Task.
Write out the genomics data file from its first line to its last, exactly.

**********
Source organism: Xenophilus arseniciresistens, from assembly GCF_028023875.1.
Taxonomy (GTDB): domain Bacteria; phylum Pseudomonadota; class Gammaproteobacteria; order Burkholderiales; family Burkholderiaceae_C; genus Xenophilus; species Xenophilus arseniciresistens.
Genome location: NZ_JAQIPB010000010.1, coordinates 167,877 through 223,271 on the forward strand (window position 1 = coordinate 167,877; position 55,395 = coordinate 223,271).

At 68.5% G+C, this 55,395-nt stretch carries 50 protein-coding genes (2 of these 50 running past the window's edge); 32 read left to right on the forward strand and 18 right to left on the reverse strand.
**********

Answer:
Source organism: Xenophilus arseniciresistens, from assembly GCF_028023875.1.
Taxonomy (GTDB): domain Bacteria; phylum Pseudomonadota; class Gammaproteobacteria; order Burkholderiales; family Burkholderiaceae_C; genus Xenophilus; species Xenophilus arseniciresistens.
Genome location: NZ_JAQIPB010000010.1, coordinates 167,877 through 223,271 on the forward strand (window position 1 = coordinate 167,877; position 55,395 = coordinate 223,271).

At 68.5% G+C, this 55,395-nt stretch carries 50 protein-coding genes (2 of these 50 running past the window's edge); 32 read left to right on the forward strand and 18 right to left on the reverse strand.